Adam Driver, Kenan Thompson
Screenshot: Saturday Night Live

And Kanye West scoopity-poops all over the place.

“I’m not an actor, I’m an [actor, definitely an actor] star!”

Adam Driver is an odd choice to kick off Saturday Night Live’s 44th season, right? I love Driver as an actor, he’s undoubtedly bankable since that whole Star Wars thing seems to have caught on, and he is the sort of funny that makes one pay attention. Driver’s got presence, and an intensity that threatens to turn a comic premise into a showcase. And Driver got that showcase in at least in one sketch of this scattered and otherwise pretty ordinary premiere, storming through the career day sketch as one Abraham H. Parnassus. Absent for a solid half-hour from the live show prior to the bit, Driver came out covered in old man makeup and tore the place down, his aged oil baron embarrassing his slacker son (Pete Davidson) with Mr. Burns-esque tales of his exploits.

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SNL’s done variations on this bit any number of times, but Driver made the tepid premise boil over in performance, raging with restrained, old-timey menace as he regaled the kids with the long and horrible tale of how he bested his oil magnate nemesis H.R. Pickens. (“Who is H.R. Pickens?,” asks one rapt student. “Exactly!,” Parnassus snaps.) There’s even a little twist of an ending that punctuates the scene as expertly as Driver spears the dead crow he’s brought for emphasis.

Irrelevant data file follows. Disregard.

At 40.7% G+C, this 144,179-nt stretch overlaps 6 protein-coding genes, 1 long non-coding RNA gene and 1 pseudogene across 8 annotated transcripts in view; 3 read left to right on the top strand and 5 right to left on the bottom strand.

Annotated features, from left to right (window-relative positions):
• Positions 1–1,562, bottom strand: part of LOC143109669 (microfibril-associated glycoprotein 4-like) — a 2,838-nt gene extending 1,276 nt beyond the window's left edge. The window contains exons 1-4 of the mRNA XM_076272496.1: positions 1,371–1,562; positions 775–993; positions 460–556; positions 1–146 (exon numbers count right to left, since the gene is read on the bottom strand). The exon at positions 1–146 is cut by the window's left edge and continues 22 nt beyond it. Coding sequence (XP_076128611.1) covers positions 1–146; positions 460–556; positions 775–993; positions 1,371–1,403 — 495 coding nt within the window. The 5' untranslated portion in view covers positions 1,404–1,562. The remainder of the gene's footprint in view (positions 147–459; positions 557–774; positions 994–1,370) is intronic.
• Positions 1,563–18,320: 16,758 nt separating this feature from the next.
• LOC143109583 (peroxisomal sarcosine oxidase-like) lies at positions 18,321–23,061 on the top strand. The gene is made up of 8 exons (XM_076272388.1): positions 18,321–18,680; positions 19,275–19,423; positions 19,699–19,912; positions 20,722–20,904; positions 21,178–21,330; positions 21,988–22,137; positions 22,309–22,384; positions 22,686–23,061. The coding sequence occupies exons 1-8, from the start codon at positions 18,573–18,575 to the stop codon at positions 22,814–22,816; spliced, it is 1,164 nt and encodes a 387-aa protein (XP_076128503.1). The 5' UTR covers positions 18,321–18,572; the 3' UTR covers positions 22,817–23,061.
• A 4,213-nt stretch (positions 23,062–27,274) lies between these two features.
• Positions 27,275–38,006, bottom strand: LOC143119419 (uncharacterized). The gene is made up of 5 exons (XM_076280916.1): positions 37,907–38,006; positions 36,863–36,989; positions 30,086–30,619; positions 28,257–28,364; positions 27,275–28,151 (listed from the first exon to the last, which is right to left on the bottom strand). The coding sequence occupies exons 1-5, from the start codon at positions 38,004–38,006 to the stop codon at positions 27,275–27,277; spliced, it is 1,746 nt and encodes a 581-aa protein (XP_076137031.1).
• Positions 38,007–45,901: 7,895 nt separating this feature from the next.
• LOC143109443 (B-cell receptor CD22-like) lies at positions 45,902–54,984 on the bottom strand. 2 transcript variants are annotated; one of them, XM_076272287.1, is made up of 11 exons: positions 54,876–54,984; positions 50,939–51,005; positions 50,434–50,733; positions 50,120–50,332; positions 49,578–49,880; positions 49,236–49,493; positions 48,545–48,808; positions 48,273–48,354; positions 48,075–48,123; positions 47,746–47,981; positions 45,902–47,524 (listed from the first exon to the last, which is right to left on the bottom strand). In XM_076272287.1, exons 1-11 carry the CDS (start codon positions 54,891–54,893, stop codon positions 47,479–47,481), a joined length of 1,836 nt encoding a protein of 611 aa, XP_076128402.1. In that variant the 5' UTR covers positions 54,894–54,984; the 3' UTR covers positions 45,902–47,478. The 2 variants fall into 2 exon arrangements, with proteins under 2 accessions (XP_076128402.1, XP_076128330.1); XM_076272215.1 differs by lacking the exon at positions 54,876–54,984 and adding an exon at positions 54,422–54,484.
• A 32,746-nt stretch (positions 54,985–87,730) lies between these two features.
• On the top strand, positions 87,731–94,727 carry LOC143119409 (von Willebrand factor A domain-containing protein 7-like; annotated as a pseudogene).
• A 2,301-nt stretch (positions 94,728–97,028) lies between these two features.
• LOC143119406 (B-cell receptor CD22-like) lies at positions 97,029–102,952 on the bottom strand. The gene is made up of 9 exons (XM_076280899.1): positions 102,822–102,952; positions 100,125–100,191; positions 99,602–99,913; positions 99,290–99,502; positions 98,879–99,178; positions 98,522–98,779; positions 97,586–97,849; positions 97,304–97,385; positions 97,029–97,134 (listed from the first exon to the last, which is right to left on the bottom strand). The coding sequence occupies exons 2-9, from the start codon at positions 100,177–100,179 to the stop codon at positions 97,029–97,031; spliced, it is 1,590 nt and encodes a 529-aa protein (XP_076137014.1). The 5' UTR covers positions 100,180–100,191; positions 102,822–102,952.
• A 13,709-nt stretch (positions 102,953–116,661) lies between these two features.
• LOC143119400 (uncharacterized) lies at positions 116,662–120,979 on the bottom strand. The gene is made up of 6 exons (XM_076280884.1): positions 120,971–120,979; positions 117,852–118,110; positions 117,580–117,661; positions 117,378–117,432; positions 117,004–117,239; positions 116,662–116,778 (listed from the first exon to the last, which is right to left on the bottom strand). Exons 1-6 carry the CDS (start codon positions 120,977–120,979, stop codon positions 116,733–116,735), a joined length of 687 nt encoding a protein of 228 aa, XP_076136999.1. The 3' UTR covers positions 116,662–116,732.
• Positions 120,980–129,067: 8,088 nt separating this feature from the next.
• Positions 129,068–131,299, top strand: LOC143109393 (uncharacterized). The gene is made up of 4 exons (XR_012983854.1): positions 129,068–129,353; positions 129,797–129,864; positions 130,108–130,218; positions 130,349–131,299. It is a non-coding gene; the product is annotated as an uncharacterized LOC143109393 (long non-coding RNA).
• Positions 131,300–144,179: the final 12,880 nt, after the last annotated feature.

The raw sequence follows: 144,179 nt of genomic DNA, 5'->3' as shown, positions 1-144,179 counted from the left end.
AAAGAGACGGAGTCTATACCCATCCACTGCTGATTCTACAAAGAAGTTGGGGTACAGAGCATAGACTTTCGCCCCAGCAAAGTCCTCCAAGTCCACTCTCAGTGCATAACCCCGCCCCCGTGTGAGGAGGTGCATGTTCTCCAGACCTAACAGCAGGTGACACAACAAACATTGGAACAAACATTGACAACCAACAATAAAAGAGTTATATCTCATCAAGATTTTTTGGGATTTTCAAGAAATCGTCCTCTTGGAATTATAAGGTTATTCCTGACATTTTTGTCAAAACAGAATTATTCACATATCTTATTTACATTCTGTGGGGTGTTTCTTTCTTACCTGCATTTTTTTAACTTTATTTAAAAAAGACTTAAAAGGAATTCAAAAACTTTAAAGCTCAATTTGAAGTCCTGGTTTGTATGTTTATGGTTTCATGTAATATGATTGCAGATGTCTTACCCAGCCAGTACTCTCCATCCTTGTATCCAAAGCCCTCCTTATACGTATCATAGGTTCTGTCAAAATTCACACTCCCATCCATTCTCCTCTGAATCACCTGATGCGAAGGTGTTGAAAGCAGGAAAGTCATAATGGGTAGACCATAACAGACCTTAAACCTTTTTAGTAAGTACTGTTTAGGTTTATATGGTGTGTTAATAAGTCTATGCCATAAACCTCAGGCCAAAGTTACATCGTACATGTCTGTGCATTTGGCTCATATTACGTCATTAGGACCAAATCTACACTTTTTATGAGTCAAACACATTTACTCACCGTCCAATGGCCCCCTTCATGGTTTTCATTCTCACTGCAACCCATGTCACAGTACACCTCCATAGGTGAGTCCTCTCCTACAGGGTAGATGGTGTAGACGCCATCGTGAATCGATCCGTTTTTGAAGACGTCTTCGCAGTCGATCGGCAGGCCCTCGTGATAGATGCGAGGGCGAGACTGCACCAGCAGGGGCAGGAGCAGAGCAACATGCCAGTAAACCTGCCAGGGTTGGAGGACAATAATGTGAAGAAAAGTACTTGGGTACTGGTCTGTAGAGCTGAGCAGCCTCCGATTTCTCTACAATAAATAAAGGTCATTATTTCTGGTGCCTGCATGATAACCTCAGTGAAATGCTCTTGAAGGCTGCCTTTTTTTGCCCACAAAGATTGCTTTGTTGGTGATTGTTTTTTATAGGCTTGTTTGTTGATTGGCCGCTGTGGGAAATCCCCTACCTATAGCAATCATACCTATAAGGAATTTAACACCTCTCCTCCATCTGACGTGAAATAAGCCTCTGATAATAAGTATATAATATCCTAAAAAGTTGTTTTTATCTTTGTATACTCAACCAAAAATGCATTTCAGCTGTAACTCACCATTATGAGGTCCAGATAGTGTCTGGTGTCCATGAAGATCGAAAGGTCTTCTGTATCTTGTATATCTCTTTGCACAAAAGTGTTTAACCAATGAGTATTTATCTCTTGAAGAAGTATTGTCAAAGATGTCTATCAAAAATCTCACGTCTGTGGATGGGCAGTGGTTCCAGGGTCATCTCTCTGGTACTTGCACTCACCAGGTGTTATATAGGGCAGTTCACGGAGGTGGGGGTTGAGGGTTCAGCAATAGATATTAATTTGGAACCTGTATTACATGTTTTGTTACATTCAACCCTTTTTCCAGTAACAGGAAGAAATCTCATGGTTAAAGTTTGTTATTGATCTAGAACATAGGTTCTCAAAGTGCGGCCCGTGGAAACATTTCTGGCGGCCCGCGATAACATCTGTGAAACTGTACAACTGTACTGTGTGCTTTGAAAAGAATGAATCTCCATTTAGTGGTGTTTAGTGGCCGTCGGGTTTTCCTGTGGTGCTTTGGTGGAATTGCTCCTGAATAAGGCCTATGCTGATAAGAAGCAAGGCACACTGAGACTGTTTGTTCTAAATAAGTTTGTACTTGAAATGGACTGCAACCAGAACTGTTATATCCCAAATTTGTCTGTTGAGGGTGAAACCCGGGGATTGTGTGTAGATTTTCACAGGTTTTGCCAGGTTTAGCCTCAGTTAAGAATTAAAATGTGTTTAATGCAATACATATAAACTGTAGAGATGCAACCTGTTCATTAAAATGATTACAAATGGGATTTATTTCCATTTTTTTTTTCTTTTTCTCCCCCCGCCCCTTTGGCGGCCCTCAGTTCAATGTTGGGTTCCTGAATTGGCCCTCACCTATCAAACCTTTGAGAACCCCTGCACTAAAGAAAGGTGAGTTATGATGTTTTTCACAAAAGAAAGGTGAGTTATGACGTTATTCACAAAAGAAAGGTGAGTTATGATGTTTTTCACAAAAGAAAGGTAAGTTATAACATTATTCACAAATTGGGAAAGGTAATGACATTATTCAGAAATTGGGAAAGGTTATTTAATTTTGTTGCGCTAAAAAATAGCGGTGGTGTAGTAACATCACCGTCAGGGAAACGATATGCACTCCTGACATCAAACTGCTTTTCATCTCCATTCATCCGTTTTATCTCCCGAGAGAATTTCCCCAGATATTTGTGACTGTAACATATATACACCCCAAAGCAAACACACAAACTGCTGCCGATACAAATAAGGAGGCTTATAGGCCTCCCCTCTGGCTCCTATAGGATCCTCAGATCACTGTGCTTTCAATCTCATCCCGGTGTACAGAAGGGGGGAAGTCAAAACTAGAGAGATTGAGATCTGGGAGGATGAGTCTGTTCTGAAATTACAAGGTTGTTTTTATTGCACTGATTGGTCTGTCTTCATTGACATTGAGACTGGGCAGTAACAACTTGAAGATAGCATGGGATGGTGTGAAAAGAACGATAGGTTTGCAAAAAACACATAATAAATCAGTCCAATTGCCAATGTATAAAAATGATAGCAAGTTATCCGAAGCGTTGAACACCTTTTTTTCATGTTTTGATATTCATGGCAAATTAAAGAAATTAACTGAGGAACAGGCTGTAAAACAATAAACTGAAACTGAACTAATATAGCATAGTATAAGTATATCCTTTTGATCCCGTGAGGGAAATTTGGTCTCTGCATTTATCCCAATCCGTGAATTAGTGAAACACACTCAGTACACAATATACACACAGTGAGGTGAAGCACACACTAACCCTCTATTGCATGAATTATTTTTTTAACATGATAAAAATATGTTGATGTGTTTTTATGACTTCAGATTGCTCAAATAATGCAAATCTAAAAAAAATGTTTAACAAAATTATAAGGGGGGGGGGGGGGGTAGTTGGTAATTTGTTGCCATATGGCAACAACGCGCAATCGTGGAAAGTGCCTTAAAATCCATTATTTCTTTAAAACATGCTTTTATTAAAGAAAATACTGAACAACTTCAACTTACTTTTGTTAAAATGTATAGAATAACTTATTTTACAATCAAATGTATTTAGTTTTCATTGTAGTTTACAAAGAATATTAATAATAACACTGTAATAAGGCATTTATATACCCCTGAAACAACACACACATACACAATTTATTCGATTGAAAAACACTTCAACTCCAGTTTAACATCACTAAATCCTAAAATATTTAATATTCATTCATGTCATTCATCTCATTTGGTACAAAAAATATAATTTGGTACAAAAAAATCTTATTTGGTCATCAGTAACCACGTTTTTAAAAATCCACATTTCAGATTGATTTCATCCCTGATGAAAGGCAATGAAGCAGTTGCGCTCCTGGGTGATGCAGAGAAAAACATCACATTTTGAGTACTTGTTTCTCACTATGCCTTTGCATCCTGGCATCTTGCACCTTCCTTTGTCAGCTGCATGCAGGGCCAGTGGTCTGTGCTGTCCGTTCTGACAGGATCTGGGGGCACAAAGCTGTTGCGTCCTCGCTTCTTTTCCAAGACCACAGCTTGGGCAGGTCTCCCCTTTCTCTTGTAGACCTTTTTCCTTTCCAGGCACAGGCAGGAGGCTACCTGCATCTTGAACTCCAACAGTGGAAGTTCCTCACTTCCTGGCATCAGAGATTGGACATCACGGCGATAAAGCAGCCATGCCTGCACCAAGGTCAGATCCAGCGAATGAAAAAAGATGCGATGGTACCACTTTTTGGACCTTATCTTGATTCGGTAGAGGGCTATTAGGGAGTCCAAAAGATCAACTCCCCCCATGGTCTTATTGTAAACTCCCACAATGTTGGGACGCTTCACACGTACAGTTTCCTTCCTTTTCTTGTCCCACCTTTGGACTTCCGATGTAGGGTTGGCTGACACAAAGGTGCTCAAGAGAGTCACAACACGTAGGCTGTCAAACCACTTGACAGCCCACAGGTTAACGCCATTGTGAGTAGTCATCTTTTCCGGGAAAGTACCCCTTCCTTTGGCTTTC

Otherwise, it didn’t look like SNL knew exactly how to utilize the second-time host any better than his first outing. Only appearing in four live sketches other than the monologue (Adam Driver really doesn’t like small talk), Driver’s other chance to really shine was underplaying as a father desperate to learn how to play Fortnite to better bond with his son. Even there, his dad-incompetent amiability played second fiddle to some funny physical comedy from Mikey Day as the dad’s unfortunate video game avatar and the respectful but frustrated teens (Kyle Mooney, Pete Davidson) trying to talk him through how to stop walking backward and slamming into walls.

It’s not that Driver was a bad choice out of the gate, it’s that SNL booked a singular talent for its first episode and didn’t find a way to use him well, even with a summer to think about it.